"Health expo postponed due to illness" read an above-the-fold headline in Saturday's News Tribune.
The irony — thick as grandma's castor oil-based cough remedy — didn't escape us.
But the postponing of the city's inaugural community Wellness Expo wasn't a joke. With health data showing a high number of area residents getting sick, organizers decided to reschedule the event from this past weekend to Feb. 24.
Hopefully by then, our city will be well enough to host a wellness expo.
In the meantime, it's still not too late to get your seasonal flu shot. The ideal time would have been earlier in the season, but there's still time for the shot and the two-week delay your body needs to build up antibodies to protect you.
Don't avoid flu shots because of reports they are less effective this year than typical.
WGN in Chicago reported the flu vaccine protects against three to four strains. One of the most common is H3N2. Experts believe this year's vaccine is 32-35 percent effective against H3N2, with slightly higher effectiveness against the other strains. Typically experts see a 50-70 percent effectiveness rate. But even if the vaccine doesn't work perfectly, it diminishes the severity of illness and helps slow the spread of disease.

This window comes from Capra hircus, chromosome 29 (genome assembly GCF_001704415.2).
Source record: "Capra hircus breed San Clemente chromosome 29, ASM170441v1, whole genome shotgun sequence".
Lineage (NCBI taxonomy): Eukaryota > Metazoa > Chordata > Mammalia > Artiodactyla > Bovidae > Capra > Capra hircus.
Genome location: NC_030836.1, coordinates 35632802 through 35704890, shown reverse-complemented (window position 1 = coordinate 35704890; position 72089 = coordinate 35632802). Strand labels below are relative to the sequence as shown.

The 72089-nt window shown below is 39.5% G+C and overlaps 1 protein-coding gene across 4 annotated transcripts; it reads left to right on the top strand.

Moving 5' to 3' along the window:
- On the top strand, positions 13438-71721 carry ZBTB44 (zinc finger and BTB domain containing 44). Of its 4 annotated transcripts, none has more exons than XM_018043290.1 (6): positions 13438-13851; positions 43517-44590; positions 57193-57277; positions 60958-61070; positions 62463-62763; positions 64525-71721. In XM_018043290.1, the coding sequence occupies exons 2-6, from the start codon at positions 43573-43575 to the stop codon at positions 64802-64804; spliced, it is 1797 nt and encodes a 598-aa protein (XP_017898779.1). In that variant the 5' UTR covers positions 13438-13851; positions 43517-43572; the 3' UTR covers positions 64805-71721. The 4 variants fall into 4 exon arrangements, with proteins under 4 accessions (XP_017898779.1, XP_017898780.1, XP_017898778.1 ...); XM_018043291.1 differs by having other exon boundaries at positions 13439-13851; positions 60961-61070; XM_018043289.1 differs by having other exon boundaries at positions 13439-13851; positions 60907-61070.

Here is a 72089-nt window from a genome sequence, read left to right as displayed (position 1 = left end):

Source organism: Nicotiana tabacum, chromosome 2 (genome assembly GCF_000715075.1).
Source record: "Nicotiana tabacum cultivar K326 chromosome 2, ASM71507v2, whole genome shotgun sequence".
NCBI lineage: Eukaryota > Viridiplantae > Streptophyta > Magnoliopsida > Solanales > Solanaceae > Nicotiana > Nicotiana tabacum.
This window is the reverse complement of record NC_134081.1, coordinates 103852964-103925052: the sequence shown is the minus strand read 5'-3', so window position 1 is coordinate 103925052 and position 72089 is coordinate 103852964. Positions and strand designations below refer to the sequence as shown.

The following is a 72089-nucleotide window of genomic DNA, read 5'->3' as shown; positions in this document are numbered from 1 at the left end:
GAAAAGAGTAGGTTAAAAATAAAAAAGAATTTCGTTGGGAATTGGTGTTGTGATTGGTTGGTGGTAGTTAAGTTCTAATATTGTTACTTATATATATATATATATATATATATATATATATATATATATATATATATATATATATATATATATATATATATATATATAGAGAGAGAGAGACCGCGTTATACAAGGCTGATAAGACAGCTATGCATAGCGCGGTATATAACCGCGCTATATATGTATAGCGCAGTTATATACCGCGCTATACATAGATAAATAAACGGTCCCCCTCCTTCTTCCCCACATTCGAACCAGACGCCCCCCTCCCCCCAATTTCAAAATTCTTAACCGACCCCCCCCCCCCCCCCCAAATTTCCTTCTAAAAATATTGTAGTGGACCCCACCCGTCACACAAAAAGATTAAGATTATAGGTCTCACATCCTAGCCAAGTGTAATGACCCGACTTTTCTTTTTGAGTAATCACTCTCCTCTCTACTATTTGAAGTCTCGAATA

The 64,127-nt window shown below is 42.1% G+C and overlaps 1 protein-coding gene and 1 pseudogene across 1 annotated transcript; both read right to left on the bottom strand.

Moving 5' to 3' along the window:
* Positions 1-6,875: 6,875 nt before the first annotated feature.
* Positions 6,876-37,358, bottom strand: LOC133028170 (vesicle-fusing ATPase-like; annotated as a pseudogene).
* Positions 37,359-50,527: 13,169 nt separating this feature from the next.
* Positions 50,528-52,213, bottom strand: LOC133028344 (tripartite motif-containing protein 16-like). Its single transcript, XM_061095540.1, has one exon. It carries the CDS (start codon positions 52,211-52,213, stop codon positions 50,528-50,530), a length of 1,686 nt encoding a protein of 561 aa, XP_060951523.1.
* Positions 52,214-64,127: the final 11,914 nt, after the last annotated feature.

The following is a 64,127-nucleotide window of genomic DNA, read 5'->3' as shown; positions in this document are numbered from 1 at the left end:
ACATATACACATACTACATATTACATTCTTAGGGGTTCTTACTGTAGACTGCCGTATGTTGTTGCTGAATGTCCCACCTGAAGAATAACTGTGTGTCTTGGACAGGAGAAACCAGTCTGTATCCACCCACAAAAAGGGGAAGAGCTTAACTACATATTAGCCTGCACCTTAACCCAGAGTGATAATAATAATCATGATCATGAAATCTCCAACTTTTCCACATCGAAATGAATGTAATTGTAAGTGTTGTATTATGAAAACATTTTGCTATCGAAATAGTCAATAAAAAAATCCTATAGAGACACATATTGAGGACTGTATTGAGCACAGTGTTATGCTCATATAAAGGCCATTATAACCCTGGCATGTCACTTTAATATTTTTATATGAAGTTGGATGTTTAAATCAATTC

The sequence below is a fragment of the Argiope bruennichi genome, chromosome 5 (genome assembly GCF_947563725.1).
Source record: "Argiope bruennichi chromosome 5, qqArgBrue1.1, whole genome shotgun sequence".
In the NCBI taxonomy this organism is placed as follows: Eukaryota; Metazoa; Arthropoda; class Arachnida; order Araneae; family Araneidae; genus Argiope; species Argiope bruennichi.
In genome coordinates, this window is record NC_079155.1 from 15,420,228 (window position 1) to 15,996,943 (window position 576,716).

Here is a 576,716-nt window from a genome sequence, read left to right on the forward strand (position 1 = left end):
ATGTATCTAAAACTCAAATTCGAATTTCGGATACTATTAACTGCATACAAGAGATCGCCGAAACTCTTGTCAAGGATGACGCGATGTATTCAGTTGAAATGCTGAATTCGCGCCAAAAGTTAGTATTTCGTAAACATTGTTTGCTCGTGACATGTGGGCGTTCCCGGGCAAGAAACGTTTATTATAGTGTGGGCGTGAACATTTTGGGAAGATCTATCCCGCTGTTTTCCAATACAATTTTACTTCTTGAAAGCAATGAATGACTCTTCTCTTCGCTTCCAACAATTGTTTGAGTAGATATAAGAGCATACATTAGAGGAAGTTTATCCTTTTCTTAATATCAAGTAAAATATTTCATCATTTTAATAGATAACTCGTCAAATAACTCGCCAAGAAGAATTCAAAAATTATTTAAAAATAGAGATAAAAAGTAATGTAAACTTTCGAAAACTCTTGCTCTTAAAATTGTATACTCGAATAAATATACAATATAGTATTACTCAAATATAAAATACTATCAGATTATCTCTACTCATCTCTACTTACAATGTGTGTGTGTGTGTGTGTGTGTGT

Cole County health officials confirmed 433 cases of Influenza A and 39 cases of Influenza B in the county through the last week of December. At the same time last year, the county had 62 cases of Influenza A and four cases of Influenza B.
People should remember the flu shot has no effect on what many of us call the "flu" or "stomach flu," that isn't influenza — but often has similar symptoms.
Influenza is a contagious respiratory illness caused by viruses. It can cause mild to severe illness and at times can lead to death. Symptoms often include fever, cough, chills, sore throat, runny or stuffy nose, muscle aches, headaches, fatigue, and sometimes vomiting or diarrhea.
While a flu shot is your first line of defense, you greatly can diminish these highly unpleasant — and sometimes deadly — symptoms through a few simple actions: wash your hands, cover your mouth when you cough, and stay home if you're sick.